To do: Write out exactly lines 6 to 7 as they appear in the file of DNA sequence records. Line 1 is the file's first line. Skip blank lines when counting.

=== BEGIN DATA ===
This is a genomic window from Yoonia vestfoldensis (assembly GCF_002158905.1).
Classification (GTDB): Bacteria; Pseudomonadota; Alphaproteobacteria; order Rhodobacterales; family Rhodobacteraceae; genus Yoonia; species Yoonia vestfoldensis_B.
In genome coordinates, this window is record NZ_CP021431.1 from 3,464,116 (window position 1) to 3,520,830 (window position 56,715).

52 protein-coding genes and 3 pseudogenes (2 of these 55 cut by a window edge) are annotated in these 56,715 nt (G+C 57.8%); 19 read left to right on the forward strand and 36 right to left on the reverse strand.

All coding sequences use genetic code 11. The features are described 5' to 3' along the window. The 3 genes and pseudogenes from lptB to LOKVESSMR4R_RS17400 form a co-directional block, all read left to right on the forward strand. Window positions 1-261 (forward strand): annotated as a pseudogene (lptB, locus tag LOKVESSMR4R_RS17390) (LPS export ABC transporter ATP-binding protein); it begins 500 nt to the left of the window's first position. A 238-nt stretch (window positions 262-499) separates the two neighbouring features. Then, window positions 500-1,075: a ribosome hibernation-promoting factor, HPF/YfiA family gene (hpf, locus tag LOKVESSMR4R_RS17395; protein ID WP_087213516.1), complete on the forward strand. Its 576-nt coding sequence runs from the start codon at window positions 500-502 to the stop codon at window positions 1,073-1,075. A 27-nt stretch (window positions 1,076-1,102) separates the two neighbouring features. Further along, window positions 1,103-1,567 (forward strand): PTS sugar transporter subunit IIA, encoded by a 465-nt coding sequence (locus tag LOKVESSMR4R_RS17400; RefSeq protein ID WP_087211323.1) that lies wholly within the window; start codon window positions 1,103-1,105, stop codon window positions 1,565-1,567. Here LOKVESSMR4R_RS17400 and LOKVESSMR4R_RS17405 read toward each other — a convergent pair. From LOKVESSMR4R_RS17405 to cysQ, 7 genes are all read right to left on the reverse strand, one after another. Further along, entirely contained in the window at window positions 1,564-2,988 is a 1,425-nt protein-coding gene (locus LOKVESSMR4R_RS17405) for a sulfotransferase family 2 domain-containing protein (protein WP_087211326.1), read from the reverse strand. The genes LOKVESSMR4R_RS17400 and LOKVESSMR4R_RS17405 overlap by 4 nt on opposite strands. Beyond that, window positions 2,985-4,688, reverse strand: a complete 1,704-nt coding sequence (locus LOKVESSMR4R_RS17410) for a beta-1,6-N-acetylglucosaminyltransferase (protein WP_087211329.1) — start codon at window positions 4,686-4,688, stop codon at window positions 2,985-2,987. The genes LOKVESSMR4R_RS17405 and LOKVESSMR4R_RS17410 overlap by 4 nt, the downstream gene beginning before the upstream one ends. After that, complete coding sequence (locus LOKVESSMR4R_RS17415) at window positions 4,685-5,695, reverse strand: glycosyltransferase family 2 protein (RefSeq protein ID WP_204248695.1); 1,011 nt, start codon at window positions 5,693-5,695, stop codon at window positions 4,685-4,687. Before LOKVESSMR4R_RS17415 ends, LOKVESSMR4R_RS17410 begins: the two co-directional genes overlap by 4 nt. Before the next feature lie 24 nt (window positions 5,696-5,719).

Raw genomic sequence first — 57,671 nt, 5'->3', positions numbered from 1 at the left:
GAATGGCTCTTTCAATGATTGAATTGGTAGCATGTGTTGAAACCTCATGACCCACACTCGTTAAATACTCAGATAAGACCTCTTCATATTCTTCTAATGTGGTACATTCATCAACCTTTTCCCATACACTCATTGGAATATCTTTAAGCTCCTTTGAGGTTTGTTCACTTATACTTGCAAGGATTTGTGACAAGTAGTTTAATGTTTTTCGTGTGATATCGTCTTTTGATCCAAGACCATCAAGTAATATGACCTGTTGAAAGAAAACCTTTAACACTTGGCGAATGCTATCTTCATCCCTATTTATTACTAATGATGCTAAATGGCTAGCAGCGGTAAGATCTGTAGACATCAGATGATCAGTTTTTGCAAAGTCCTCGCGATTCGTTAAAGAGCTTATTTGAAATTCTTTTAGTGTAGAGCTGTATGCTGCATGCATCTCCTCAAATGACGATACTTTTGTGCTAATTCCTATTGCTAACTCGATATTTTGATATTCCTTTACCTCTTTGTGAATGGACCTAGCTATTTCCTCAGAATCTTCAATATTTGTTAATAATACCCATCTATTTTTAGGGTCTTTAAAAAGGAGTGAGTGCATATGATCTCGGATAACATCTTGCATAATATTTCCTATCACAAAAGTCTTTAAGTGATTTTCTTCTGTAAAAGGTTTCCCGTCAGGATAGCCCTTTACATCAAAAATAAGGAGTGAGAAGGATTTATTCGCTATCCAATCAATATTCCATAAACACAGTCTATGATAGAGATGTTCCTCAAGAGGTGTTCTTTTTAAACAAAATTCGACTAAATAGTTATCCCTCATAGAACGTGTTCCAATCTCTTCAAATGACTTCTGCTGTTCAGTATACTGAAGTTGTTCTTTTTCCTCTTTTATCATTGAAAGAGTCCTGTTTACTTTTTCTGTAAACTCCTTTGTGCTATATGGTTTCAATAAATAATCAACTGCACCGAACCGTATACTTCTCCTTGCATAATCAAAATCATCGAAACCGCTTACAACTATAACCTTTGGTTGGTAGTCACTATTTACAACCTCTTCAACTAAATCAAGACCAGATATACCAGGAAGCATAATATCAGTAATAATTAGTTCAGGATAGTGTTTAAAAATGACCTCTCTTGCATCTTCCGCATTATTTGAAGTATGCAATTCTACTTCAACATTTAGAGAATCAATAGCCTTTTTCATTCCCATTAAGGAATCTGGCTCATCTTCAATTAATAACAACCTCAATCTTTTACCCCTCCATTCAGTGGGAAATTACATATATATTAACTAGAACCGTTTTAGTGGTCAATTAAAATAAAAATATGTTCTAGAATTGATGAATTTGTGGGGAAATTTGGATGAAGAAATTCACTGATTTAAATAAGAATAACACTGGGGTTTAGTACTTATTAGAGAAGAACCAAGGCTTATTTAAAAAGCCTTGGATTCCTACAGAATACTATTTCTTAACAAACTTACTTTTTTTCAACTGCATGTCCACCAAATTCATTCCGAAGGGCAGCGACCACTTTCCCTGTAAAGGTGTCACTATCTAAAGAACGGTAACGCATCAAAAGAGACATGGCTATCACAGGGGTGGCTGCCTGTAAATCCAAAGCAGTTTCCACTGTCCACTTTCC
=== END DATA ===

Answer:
Raw genomic sequence first — 57,671 nt, 5'->3', positions numbered from 1 at the left:
GAATGGCTCTTTCAATGATTGAATTGGTAGCATGTGTTGAAACCTCATGACCCACACTCGTTAAATACTCAGATAAGACCTCTTCATATTCTTCTAATGTGGTACATTCATCAACCTTTTCCCATACACTCATTGGAATATCTTTAAGCTCCTTTGAGGTTTGTTCACTTATACTTGCAAGGATTTGTGACAAGTAGTTTAATGTTTTTCGTGTGATATCGTCTTTTGATCCAAGACCATCAAGTAATATGACCTGTTGAAAGAAAACCTTTAACACTTGGCGAATGCTATCTTCATCCCTATTTATTACTAATGATGCTAAATGGCTAGCAGCGGTAAGATCTGTAGACATCAGATGATCAGTTTTTGCAAAGTCCTCGCGATTCGTTAAAGAGCTTATTTGAAATTCTTTTAGTGTAGAGCTGTATGCTGCATGCATCTCCTCAAATGACGATACTTTTGTGCTAATTCCTATTGCTAACTCGATATTTTGATATTCCTTTACCTCTTTGTGAATGGACCTAGCTATTTCCTCAGAATCTTCAATATTTGTTAATAATACCCATCTATTTTTAGGGTCTTTAAAAAGGAGTGAGTGCATATGATCTCGGATAACATCTTGCATAATATTTCCTATCACAAAAGTCTTTAAGTGATTTTCTTCTGTAAAAGGTTTCCCGTCAGGATAGCCCTTTACATCAAAAATAAGGAGTGAGAAGGATTTATTCGCTATCCAATCAATATTCCATAAACACAGTCTATGATAGAGATGTTCCTCAAGAGGTGTTCTTTTTAAACAAAATTCGACTAAATAGTTATCCCTCATAGAACGTGTTCCAATCTCTTCAAATGACTTCTGCTGTTCAGTATACTGAAGTTGTTCTTTTTCCTCTTTTATCATTGAAAGAGTCCTGTTTACTTTTTCTGTAAACTCCTTTGTGCTATATGGTTTCAATAAATAATCAACTGCACCGAACCGTATACTTCTCCTTGCATAATCAAAATCATCGAAACCGCTTACAACTATAACCTTTGGTTGGTAGTCACTATTTACAACCTCTTCAACTAAATCAAGACCAGATATACCAGGAAGCATAATATCAGTAATAATTAGTTCAGGATAGTGTTTAAAAATGACCTCTCTTGCATCTTCCGCATTATTTGAAGTATGCAATTCTACTTCAACATTTAGAGAATCAATAGCCTTTTTCATTCCCATTAAGGAATCTGGCTCATCTTCAATTAATAACAACCTCAATCTTTTACCCCTCCATTCAGTGGGAAATTACATATATATTAACTAGAACCGTTTTAGTGGTCAATTAAAATAAAAATATGTTCTAGAATTGATGAATTTGTGGGGAAATTTGGATGAAGAAATTCACTGATTTAAATAAGAATAACACTGGGGTTTAGTACTTATTAGAGAAGAACCAAGGCTTATTTAAAAAGCCTTGGATTCCTACAGAATACTATTTCTTAACAAACTTACTTTTTTTCAACTGCATGTCCACCAAATTCATTCCGAAGGGCAGCGACCACTTTCCCTGTAAAGGTGTCACTATCTAAAGAACGGTAACGCATCAAAAGAGACATGGCTATCACAGGGGTGGCTGCCTGTAAATCCAAAGCAGTTTCCACTGTCCACTTTCC